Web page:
Detailing automated essay evaluation and scoring systems
August 5, 2022
Essay evaluation and scoring depends on various features such as word choice, grammatical accuracy, sentence structure and clarity of writing. The dilemma with a manual essay screening process lies in the subjectivity of evaluations. It is difficult to understand the methodology behind essay scoring – do recruiters use different metrics when evaluating candidates? What aspect of writing do they consider to be the most important? One recruiter may focus on a candidate’s vocabulary, while another may concentrate on how well a message is conveyed. Recruiters may also favour a particular writing style, potentially adding bias to the selection process, resulting in inaccurate hiring.
This raises the question – using datasets of candidate essays and recruiter ratings, can we create an objective list of metrics that recruiters use? Moreover, can we use these metrics to develop an automated essay evaluation system? Our team at impress.ai looked to tackle this problem by analyzing various metrics available based on the different aspects of writing they evaluate.
Based on our team’s findings, here are five metrics that had the strongest correlation with recruiter evaluations:
Lexical diversity is defined as the measure of how many different words appear in an essay. It is a good indicator of a candidate’s vocabulary and reflects their variety in word choices. The most popular measure of lexical diversity is the type-token ratio, which is calculated by finding the ratio between the total number of unique words in an essay against the word count. A result is a number between 0 and 1 – a score closer to 1 reflects a well-developed vocabulary.
Lexical words convey information and have a shared meaning in identifying an object or action. The lexical density of an essay is, therefore, a measure of how much information it contains. Calculated by finding the ratio between the number of lexical words over total word count, essays with a higher lexical density are said to convey more information.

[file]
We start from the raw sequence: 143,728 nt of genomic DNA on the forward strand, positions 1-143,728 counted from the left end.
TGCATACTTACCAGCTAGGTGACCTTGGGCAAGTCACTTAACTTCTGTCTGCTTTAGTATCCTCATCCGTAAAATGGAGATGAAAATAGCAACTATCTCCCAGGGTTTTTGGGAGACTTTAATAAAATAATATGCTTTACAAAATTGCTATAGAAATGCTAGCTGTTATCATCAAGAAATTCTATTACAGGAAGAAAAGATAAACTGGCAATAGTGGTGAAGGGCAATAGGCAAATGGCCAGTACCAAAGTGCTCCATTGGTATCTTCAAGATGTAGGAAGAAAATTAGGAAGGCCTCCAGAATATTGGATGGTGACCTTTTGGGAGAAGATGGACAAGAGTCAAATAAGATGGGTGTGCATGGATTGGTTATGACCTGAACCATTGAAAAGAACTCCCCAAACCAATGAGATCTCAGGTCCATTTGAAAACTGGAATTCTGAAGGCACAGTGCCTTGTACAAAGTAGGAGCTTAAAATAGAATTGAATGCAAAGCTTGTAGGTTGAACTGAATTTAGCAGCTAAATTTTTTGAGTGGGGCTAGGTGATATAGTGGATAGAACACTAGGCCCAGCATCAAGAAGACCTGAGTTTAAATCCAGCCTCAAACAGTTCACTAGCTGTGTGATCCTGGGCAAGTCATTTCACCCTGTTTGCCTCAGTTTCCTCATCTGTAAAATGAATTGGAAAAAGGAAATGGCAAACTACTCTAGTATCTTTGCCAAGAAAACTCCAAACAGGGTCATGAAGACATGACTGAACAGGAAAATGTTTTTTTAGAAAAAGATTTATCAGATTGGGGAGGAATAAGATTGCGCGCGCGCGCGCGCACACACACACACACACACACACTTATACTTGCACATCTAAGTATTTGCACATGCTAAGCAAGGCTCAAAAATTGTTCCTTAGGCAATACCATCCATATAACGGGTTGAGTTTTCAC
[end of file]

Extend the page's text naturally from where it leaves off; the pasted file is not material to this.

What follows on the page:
Flesch Reading Ease
A metric widely used by marketers, researchers and writers, Flesch reading ease is calculated by a formula developed by Rudolf Flesch, a consultant with the Associated Press. A readability score for essays is calculated using the average number of words in a sentence and the average number of syllables in a word. The higher the score, the easier it is to understand.
Grammatical errors in an essay can easily be found with the help of natural language processing. Grammar error percentage is determined by the ratio of grammatical mistakes over the total number of words in an essay. A higher grammar error percentage reflects poor writing ability.
These metrics can be used as the foundations for developing automated essay evaluation and scoring systems that can save recruiters time and effort. The customizability of feature-engineered models further introduces the possibility of customizing evaluation metrics based on a recruiter’s requirements or the nature of the essay-based question. Automated essay evaluation and scoring systems have the potential to significantly improve recruitment efficiency while ensuring accurate and useful insights.
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